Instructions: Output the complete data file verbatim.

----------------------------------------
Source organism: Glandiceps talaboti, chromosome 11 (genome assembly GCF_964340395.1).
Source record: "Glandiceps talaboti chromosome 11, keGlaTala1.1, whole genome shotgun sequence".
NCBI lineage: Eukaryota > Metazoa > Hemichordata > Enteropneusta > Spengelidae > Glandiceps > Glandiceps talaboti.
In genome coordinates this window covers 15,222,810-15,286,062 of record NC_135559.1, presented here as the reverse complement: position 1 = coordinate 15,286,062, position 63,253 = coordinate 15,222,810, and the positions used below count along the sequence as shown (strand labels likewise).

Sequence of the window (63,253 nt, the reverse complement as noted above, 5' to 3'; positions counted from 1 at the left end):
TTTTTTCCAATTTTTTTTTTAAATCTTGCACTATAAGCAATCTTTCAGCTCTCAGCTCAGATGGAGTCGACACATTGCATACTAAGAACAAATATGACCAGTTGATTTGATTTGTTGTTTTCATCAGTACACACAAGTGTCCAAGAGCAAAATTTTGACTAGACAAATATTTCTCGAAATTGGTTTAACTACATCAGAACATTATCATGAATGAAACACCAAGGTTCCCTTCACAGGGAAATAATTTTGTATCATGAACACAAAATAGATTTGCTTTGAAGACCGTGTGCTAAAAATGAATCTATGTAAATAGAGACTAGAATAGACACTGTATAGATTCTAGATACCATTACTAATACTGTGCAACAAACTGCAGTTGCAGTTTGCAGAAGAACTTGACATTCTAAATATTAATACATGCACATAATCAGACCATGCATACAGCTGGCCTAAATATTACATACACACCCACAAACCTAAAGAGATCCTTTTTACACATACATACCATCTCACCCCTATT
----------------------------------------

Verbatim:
Source organism: Glandiceps talaboti, chromosome 11 (genome assembly GCF_964340395.1).
Source record: "Glandiceps talaboti chromosome 11, keGlaTala1.1, whole genome shotgun sequence".
NCBI lineage: Eukaryota > Metazoa > Hemichordata > Enteropneusta > Spengelidae > Glandiceps > Glandiceps talaboti.
In genome coordinates this window covers 15,222,810-15,286,062 of record NC_135559.1, presented here as the reverse complement: position 1 = coordinate 15,286,062, position 63,253 = coordinate 15,222,810, and the positions used below count along the sequence as shown (strand labels likewise).

Sequence of the window (63,253 nt, the reverse complement as noted above, 5' to 3'; positions counted from 1 at the left end):
TTTTTTCCAATTTTTTTTTTAAATCTTGCACTATAAGCAATCTTTCAGCTCTCAGCTCAGATGGAGTCGACACATTGCATACTAAGAACAAATATGACCAGTTGATTTGATTTGTTGTTTTCATCAGTACACACAAGTGTCCAAGAGCAAAATTTTGACTAGACAAATATTTCTCGAAATTGGTTTAACTACATCAGAACATTATCATGAATGAAACACCAAGGTTCCCTTCACAGGGAAATAATTTTGTATCATGAACACAAAATAGATTTGCTTTGAAGACCGTGTGCTAAAAATGAATCTATGTAAATAGAGACTAGAATAGACACTGTATAGATTCTAGATACCATTACTAATACTGTGCAACAAACTGCAGTTGCAGTTTGCAGAAGAACTTGACATTCTAAATATTAATACATGCACATAATCAGACCATGCATACAGCTGGCCTAAATATTACATACACACCCACAAACCTAAAGAGATCCTTTTTACACATACATACCATCTCACCCCTATT